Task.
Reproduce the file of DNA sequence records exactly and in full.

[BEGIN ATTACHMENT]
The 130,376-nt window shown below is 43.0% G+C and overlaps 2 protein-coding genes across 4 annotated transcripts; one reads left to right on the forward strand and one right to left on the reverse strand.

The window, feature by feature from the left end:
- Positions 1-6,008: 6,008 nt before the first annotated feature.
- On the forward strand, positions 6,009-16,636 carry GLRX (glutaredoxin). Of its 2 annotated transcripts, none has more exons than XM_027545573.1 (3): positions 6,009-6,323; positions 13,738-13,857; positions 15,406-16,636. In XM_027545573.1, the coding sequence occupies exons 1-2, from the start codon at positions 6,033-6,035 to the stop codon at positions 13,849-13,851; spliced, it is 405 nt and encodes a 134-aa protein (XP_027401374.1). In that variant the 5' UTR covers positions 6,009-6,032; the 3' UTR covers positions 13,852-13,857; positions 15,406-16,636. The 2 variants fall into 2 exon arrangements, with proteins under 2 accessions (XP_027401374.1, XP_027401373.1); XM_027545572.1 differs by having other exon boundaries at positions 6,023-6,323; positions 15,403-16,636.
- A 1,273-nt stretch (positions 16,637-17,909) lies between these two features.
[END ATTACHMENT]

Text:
The 130,376-nt window shown below is 43.0% G+C and overlaps 2 protein-coding genes across 4 annotated transcripts; one reads left to right on the forward strand and one right to left on the reverse strand.

The window, feature by feature from the left end:
- Positions 1-6,008: 6,008 nt before the first annotated feature.
- On the forward strand, positions 6,009-16,636 carry GLRX (glutaredoxin). Of its 2 annotated transcripts, none has more exons than XM_027545573.1 (3): positions 6,009-6,323; positions 13,738-13,857; positions 15,406-16,636. In XM_027545573.1, the coding sequence occupies exons 1-2, from the start codon at positions 6,033-6,035 to the stop codon at positions 13,849-13,851; spliced, it is 405 nt and encodes a 134-aa protein (XP_027401374.1). In that variant the 5' UTR covers positions 6,009-6,032; the 3' UTR covers positions 13,852-13,857; positions 15,406-16,636. The 2 variants fall into 2 exon arrangements, with proteins under 2 accessions (XP_027401374.1, XP_027401373.1); XM_027545572.1 differs by having other exon boundaries at positions 6,023-6,323; positions 15,403-16,636.
- A 1,273-nt stretch (positions 16,637-17,909) lies between these two features.